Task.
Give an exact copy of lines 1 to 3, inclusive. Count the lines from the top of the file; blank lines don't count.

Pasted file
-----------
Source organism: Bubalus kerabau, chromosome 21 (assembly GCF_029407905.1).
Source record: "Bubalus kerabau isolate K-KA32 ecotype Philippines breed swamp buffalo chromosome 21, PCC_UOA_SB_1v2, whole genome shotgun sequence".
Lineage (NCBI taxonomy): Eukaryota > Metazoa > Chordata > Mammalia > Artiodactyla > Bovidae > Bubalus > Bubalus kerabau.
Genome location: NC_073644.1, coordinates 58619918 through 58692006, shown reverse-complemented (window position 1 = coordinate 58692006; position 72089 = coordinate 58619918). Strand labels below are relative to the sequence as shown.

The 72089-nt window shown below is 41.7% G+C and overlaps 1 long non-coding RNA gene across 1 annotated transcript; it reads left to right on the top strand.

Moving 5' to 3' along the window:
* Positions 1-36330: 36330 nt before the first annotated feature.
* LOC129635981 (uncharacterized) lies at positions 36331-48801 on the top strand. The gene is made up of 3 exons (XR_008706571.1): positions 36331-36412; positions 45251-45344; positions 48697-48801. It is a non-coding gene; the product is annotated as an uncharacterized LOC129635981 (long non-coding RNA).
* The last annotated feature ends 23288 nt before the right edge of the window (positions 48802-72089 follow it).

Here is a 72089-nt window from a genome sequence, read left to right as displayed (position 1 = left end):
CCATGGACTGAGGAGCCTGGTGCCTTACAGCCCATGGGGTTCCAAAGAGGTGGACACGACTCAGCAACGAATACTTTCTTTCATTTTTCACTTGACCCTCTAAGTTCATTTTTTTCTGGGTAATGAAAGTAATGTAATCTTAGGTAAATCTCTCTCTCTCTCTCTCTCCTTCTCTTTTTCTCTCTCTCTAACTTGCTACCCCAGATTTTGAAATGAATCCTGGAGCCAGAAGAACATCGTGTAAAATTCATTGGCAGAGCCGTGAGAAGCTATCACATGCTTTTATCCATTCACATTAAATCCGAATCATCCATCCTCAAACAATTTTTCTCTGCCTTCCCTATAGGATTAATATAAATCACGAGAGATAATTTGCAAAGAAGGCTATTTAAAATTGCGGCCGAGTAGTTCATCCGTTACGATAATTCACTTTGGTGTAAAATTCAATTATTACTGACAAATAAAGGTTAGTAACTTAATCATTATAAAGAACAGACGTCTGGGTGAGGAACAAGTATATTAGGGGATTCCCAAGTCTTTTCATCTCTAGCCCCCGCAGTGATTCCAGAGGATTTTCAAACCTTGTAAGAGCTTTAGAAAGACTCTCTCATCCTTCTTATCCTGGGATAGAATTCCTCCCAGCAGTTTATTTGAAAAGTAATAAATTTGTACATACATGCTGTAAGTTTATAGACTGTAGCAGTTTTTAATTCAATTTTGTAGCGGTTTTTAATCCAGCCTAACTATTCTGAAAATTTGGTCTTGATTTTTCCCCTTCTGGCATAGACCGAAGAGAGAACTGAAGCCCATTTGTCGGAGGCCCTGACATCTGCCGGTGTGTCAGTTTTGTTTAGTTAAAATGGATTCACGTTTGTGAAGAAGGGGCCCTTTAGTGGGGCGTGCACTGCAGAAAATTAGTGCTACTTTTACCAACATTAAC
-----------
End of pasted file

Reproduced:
Source organism: Bubalus kerabau, chromosome 21 (assembly GCF_029407905.1).
Source record: "Bubalus kerabau isolate K-KA32 ecotype Philippines breed swamp buffalo chromosome 21, PCC_UOA_SB_1v2, whole genome shotgun sequence".
Lineage (NCBI taxonomy): Eukaryota > Metazoa > Chordata > Mammalia > Artiodactyla > Bovidae > Bubalus > Bubalus kerabau.